This week’s Work of the Week is Viking II by Douglas Motter.
When someone says the word ‘Viking’ do you think of a burly, blonde man wearing a horned helmet who plunders villages? If so, you may want to think again! A new study suggests that Vikings didn’t exactly fit these modern stereotypes. Read more about it here.
About the Artist: Douglas Motter (1913-1993)
Douglas Motter was born in Chicago, Illinois in 1913. He moved to Calgary, Alberta with his family in 1919. He received a Bachelor of Fine Arts in Interior Design from the University of Missouri in 1935.
Motter was an educator, a watercolour painter, a printmaker, and a weaver. He was introduced to hand weaving in 1945, when he bought a loom for his wife. What started out as a hobby ended up turning into a career, as he was weaving professionally by the 1960s. Motter opened his own weaving studio called Doug Motter & Associates in 1961. His company specialized in creating decorative pieces, and one-of-a-kind fabrics. His studio also provided novice weavers with a place to test out their weaving skills.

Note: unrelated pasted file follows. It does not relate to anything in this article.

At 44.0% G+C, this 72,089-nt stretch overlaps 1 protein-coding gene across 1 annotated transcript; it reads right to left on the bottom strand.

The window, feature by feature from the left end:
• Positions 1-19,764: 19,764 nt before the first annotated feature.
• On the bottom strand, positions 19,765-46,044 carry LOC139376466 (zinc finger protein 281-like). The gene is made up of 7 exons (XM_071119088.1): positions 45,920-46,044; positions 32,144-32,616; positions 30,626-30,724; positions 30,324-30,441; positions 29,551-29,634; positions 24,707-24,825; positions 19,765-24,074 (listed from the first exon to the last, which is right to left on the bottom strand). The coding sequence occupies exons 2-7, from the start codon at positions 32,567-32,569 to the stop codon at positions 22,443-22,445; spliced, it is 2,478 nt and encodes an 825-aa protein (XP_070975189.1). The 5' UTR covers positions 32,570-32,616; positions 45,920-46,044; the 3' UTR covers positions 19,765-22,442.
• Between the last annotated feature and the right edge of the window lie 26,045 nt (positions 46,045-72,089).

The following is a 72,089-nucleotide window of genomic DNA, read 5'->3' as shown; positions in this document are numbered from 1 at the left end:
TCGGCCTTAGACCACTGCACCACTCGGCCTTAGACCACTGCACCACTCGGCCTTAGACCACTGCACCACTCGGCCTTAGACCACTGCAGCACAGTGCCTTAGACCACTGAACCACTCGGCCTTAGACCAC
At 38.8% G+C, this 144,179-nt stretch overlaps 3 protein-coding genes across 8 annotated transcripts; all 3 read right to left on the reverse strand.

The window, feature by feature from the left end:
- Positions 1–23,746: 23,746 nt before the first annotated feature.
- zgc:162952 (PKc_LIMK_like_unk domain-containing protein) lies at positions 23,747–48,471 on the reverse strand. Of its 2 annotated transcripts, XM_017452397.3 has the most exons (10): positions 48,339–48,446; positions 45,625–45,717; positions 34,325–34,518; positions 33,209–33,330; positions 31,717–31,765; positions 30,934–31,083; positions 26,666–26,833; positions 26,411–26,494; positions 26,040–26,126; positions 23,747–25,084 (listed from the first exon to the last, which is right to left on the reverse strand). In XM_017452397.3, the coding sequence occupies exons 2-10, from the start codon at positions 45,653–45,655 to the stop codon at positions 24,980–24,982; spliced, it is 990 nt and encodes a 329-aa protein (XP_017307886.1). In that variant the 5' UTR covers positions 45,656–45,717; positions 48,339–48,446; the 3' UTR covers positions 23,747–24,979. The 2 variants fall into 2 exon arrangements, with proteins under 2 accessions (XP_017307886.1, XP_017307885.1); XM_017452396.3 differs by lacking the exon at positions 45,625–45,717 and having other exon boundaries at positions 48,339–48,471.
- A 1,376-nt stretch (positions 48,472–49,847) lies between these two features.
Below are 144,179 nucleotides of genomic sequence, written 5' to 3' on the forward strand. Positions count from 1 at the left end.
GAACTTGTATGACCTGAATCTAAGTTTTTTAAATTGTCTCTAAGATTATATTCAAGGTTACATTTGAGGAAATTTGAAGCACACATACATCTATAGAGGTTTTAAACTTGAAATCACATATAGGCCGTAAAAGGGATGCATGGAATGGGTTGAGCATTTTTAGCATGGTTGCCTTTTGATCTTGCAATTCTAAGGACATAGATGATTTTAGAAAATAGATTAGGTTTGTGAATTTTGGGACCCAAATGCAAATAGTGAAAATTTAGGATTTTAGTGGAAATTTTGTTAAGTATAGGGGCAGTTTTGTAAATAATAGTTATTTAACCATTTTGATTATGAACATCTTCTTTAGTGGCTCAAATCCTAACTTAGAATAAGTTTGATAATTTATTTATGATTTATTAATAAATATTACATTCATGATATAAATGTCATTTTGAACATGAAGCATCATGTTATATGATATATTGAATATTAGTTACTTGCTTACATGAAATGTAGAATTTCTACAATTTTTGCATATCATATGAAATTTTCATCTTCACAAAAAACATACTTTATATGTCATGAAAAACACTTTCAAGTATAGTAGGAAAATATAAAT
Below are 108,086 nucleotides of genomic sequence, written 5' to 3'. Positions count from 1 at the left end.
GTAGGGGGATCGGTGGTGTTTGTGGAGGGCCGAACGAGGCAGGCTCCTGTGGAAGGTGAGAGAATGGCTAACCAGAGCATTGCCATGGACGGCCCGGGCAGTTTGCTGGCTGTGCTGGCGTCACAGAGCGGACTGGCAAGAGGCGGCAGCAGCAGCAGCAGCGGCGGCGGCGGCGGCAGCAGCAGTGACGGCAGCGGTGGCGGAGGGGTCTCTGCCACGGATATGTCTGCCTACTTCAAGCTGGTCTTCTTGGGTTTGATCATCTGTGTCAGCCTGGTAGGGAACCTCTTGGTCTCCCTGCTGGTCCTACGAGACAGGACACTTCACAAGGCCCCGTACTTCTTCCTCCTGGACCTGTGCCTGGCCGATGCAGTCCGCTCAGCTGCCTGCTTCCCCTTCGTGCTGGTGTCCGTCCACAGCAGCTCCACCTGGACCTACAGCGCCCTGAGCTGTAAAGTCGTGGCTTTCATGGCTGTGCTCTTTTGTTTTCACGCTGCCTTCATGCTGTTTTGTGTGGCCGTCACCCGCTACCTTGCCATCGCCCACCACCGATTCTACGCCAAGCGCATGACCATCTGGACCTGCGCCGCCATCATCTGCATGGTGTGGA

In 1958, Motter was selected to exhibit at the Brussels World Fair. He was also chosen to exhibit at the 1967 International and Universal Exposition in Montreal, Quebec (or Expo 67, as it commonly referred to).
Motter started teaching classes part-time at the Alberta College of Art in 1962, and by 1968 he was a full-time instructor at the College specializing in weaving, drawing, and design. He made a significant contribution to establishing the visual arts scene in Calgary, as he was one of the founders of the Allied Arts Centre. Motter also served as the President of the Alberta Society of Artists for two terms, and held the position of Provincial Director for Alberta at the Canadian Crafts Council.
His watercolour paintings reside in private and public collections in North America.